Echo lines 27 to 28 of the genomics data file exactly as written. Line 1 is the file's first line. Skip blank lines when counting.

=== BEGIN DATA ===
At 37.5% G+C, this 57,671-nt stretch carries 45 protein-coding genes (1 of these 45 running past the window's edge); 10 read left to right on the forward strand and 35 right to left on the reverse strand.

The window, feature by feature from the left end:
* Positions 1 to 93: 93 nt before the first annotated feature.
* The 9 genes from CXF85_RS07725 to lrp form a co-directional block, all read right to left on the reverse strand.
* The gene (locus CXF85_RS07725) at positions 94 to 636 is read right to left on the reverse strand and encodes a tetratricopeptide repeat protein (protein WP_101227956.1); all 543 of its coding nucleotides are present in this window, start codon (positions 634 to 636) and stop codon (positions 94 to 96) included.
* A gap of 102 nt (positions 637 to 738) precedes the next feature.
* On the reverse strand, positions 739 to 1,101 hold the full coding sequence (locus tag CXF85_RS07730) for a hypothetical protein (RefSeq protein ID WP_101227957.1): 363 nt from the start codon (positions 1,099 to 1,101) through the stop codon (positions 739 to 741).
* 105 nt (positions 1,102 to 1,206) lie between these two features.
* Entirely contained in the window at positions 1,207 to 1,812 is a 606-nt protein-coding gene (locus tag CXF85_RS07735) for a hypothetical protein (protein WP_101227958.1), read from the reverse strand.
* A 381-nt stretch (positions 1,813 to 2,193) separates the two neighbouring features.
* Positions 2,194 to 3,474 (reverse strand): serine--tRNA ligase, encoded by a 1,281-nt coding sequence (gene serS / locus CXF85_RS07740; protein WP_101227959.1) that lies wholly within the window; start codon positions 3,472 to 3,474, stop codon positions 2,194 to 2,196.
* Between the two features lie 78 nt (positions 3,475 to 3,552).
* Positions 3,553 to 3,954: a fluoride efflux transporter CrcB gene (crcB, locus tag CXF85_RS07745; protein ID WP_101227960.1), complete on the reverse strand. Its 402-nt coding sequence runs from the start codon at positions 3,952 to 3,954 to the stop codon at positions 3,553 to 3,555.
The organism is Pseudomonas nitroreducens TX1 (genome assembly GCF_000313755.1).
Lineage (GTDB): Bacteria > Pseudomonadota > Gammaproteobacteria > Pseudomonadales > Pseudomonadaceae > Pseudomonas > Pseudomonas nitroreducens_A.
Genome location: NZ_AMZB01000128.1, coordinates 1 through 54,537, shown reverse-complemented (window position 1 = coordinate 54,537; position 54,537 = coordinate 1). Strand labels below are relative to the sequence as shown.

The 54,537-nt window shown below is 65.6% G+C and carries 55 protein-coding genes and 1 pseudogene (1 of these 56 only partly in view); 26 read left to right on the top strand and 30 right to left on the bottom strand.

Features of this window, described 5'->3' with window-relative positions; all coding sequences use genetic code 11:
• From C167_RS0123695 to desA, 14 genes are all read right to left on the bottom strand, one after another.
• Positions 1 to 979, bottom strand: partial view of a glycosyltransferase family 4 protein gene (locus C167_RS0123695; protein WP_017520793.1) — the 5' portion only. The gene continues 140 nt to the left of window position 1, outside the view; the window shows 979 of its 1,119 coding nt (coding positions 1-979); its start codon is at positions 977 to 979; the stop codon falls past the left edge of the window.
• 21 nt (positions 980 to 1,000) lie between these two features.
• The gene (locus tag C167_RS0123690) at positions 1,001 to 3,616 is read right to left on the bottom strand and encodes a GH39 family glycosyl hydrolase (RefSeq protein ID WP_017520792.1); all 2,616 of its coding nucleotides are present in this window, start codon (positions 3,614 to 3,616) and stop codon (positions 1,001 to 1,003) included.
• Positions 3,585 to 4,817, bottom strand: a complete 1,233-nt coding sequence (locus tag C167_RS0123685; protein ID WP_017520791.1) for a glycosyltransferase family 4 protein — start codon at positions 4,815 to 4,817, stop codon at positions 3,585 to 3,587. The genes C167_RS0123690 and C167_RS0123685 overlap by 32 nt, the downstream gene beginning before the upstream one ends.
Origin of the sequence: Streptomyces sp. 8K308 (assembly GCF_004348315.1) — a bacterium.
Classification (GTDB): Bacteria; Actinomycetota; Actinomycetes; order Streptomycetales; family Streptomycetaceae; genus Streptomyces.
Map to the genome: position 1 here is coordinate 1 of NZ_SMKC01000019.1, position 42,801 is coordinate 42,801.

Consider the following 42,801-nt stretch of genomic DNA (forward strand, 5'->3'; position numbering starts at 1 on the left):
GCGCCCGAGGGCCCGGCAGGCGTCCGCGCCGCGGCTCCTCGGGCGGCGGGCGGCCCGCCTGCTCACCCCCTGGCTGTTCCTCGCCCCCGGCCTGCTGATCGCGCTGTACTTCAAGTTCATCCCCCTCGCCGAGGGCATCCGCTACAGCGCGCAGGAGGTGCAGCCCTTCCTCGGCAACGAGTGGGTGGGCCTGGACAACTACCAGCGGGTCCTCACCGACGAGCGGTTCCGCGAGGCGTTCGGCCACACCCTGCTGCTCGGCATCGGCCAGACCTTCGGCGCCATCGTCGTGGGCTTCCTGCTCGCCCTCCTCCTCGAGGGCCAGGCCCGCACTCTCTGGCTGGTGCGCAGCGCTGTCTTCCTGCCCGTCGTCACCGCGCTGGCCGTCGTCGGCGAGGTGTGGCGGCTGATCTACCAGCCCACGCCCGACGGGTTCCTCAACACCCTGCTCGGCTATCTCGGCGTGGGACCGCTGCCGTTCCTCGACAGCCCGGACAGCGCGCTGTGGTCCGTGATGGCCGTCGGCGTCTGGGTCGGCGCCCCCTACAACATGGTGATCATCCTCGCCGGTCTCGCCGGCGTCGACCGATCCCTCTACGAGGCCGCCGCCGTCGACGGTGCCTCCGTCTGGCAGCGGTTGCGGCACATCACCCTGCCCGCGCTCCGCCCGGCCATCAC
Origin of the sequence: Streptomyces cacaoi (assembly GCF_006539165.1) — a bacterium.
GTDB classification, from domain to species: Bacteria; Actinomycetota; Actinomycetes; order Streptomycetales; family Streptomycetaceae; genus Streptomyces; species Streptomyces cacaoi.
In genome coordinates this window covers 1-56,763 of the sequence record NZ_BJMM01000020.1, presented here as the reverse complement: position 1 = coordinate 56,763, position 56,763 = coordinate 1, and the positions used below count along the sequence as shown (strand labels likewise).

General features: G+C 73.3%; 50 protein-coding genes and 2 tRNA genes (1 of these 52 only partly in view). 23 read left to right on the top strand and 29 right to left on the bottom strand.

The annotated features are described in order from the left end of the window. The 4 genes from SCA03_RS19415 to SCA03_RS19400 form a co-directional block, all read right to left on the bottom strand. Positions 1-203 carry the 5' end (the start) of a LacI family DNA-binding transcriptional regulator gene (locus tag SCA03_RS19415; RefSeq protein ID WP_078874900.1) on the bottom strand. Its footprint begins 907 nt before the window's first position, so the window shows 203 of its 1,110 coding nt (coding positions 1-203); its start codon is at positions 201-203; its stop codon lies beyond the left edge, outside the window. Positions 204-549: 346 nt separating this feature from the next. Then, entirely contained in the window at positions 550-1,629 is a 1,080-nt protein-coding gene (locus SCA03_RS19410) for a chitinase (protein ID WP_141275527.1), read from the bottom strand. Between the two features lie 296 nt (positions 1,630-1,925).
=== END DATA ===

Consider the following 42,801-nt stretch of genomic DNA (forward strand, 5'->3'; position numbering starts at 1 on the left):
GCGCCCGAGGGCCCGGCAGGCGTCCGCGCCGCGGCTCCTCGGGCGGCGGGCGGCCCGCCTGCTCACCCCCTGGCTGTTCCTCGCCCCCGGCCTGCTGATCGCGCTGTACTTCAAGTTCATCCCCCTCGCCGAGGGCATCCGCTACAGCGCGCAGGAGGTGCAGCCCTTCCTCGGCAACGAGTGGGTGGGCCTGGACAACTACCAGCGGGTCCTCACCGACGAGCGGTTCCGCGAGGCGTTCGGCCACACCCTGCTGCTCGGCATCGGCCAGACCTTCGGCGCCATCGTCGTGGGCTTCCTGCTCGCCCTCCTCCTCGAGGGCCAGGCCCGCACTCTCTGGCTGGTGCGCAGCGCTGTCTTCCTGCCCGTCGTCACCGCGCTGGCCGTCGTCGGCGAGGTGTGGCGGCTGATCTACCAGCCCACGCCCGACGGGTTCCTCAACACCCTGCTCGGCTATCTCGGCGTGGGACCGCTGCCGTTCCTCGACAGCCCGGACAGCGCGCTGTGGTCCGTGATGGCCGTCGGCGTCTGGGTCGGCGCCCCCTACAACATGGTGATCATCCTCGCCGGTCTCGCCGGCGTCGACCGATCCCTCTACGAGGCCGCCGCCGTCGACGGTGCCTCCGTCTGGCAGCGGTTGCGGCACATCACCCTGCCCGCGCTCCGCCCGGCCATCAC